I feel quite perplexed by all of this. I also have step children and cannot imagine putting up with any kind of **** like this from them. It seems that something is definitely a miss here. I'm not trying to be difficult but I too have been seething over angieballs posts....they do not make sense to me...whatsoever. I would really like to know "what the heck is the missing piece here? I have seen pp give lots of great support and advice and it always seems to come back to the same thing...to me anyway...those kids are calling the shots...and I still can't figure out how this is happening. They whole idea of taking precious time to record all spending for the last whatever...days months years is completely bizarre...I can only imagine myself telling them to "get knotted". There has to be a solution to this...I still feel like someone else needs to take over this heavy burden for poor angieballs...or Angie...you need to run a mile and disappear for a while...let oh and family do some bonding...see what comes of that. Life is way to short for this horse***.
     
  10. Delphie

    Delphie Registered User

    Dec 14, 2011
    1,252
    I agree with Caroleca.

    No one should be expected to put up with such a situation and, frankly, not many people would, and I find it hard to believe that the OPG would give their approval if they were aware of the whole picture. If the questions to them were can the PoAs request bank statements or put in a spending allowance then yes, of course, they can do both. But that doesn't mean this is what they should be doing in this particular situation or that it's in their dad's best interests.

    Apart from anything else, they seem to have taken control of 'marital finances' (I can't think of a better phrase). Even if all the income is at first glance the dad's, a long marriage pretty much guarantees that some if it actually Angie's too. Angie, if you were to divorce you certainly wouldn't be walking away with just your personal belongings.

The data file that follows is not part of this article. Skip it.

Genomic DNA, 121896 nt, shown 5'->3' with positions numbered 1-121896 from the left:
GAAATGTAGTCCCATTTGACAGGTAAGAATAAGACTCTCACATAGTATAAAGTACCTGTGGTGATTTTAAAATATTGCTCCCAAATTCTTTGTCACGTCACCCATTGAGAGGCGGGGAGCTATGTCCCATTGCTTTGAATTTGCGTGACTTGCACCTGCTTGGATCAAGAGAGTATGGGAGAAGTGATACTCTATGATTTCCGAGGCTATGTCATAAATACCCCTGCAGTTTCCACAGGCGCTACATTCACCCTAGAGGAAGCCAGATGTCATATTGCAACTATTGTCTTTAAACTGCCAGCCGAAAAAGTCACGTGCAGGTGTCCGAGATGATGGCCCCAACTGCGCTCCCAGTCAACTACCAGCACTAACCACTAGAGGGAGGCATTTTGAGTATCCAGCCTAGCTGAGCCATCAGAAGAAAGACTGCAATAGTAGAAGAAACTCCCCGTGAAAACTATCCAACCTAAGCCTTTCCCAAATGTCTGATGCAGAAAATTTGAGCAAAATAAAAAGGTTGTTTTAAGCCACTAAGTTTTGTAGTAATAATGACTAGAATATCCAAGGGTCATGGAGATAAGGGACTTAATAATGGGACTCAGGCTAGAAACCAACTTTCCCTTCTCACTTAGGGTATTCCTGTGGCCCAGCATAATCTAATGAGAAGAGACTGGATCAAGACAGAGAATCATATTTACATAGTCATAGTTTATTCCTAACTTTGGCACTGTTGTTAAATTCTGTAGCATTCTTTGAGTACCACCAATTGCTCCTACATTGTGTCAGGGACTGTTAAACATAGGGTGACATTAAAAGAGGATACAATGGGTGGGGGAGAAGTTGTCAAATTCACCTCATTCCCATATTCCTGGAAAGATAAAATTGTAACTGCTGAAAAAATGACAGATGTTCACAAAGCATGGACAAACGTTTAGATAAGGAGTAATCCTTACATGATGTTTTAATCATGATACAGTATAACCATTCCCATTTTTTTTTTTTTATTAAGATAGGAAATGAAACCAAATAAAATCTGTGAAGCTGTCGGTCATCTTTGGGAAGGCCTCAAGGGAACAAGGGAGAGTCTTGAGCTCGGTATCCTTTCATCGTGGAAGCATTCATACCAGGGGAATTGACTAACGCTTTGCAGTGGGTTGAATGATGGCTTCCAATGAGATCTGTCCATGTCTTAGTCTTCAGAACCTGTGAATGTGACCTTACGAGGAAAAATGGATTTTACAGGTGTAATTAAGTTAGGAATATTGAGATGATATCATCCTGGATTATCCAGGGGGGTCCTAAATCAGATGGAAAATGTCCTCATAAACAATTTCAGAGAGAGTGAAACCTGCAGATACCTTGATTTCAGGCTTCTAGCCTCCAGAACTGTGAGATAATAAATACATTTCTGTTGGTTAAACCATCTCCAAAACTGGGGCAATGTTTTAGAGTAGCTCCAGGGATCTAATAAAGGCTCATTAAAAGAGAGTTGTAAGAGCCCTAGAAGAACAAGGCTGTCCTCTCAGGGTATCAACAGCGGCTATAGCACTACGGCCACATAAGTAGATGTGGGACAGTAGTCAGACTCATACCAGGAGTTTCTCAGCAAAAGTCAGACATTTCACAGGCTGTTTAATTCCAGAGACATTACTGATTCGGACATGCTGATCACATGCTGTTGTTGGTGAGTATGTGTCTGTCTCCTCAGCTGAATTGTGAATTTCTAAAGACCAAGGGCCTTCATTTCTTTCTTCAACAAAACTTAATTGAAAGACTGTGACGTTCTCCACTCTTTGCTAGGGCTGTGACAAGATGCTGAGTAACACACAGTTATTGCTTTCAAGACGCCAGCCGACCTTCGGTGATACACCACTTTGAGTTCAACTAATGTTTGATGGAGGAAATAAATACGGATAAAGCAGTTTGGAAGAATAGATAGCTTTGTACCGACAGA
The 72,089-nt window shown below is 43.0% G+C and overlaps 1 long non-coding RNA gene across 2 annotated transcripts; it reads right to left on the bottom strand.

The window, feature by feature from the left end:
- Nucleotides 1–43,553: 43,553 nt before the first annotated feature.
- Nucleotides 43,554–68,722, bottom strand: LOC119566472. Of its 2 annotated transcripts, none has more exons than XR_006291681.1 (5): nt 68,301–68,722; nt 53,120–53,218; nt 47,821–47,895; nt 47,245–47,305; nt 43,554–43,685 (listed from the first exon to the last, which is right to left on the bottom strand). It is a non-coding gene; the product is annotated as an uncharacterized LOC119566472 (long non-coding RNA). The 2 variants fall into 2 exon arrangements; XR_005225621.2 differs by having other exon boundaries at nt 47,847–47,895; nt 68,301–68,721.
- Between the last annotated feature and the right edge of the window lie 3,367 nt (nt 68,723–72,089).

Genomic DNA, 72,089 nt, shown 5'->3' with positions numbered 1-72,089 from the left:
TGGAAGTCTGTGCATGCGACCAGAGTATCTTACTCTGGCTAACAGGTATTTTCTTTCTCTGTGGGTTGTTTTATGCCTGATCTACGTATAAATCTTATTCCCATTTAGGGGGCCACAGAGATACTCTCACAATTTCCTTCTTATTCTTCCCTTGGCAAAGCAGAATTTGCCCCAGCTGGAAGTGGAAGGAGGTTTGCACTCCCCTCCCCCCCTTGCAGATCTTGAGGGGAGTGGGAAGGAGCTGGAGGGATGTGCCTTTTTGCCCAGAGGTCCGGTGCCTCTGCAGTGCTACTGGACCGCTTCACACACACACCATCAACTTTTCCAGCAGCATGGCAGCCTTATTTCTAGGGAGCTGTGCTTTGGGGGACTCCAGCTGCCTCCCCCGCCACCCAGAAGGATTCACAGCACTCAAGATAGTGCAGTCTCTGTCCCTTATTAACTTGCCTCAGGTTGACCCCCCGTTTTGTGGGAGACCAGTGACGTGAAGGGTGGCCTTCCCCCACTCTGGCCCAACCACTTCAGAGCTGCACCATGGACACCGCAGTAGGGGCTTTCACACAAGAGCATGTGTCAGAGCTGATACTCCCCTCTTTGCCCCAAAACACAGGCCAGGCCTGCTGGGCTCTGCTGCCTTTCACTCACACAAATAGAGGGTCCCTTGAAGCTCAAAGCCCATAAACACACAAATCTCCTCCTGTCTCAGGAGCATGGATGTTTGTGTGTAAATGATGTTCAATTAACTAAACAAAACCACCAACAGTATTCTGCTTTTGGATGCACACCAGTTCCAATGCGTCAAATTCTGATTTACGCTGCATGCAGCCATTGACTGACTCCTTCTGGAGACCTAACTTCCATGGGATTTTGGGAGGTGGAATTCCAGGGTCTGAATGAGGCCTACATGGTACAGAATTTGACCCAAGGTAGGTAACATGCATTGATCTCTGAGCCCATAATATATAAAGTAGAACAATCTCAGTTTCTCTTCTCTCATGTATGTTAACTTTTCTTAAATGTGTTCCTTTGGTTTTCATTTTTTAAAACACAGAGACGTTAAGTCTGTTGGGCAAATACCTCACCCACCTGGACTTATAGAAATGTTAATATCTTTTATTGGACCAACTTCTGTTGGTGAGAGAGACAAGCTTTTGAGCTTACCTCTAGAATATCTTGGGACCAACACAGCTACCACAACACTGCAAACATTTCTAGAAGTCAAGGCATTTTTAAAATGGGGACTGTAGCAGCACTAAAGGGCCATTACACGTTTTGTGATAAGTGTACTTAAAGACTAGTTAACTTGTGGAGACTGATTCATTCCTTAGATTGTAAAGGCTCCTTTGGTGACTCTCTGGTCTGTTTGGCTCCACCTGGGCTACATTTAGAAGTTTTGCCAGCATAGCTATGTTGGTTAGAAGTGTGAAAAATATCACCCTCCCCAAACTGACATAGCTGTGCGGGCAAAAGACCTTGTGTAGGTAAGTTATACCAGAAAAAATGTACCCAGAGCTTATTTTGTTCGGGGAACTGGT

So please consider standing up for yourself or getting a friend, family member, or a charity to do it for you. You and your husband are being bullied by your stepchildren and it's almost certain that this will now continue unless you do something about it.

    My advice would be further contact with the OPG, and in writing. The helplines are ok but things can be misunderstood. If you put everything down in black and white they would have no choice but to act as it's very clear that your husband's best interests are being ignored and looking at it all objectively I can't see any reason why his spending should be curtailed. We're talking about a pint and a pie in his local, not frequent trips to exotic destinations where you both go clubbing and offer magnums of Champagne to passing strangers.

    The stepchildren need to understand that it's their dad's money (and some of it is yours!) and it's not their job to decide if he can spend it on a pie.
     
  11. Chemmy

    Chemmy Registered User

    Nov 7, 2011
    7,592
    Yorkshire
    #151 Chemmy, Oct 27, 2016
    Last edited: Oct 27, 2016
    What I can't understand is why the solicitors aren't telling the step-children that and advising Angie accordingly. That's the bit that doesn't make sense to me.

    Are there conditions specified in the financial LPA which seemed (to the donor, Angie's husband) a good idea at the time but have now caused this problem?

    I'm concerned that in a 20+ year relationship, you seem to have no personal or joint funds. That seems a very one-sided arrangement. Do you know if he has provided for you in his will? Because if not, you really need to try and take advice on how best to secure your future.
     
  12. love.dad.but..

    love.dad.but.. Registered User

    Jan 16, 2014
    4,404
    Kent
    I agree, looking back through the early posts a few of us, me included, commented things don't seem to add up that there seems to be something else maybe that we or angieballs are unaware of. But whatever it is, the situation can only be fully understood and resolved by angieballs or someone she trusts getting to grips with being proactive and putting things in writing to the OPG. It doesn't make sense to me, many of us have poa for our pwd and have a good working understanding of the OPG and their responsibility in dealing with financial abuse and action they can take.
     
  13. Diannie

    Diannie Registered User

    Jun 2, 2015
    168
    I agree with above posts. Angieballs posts go back to 2013 when her problems began. That's an awfully long time with things not being resolved
     
  14. 70smand

    70smand Registered User

    Dec 4, 2011
    265
    Female
    Essex
    Hi Angie,

    I have just read your whole post and am angry and perplexed. You are a wonderful caring wife and I can't believe his children are doing this- are they trying to punish him for something as that what it seems like. You should both be spending money on whatever makes you happy whilst you can.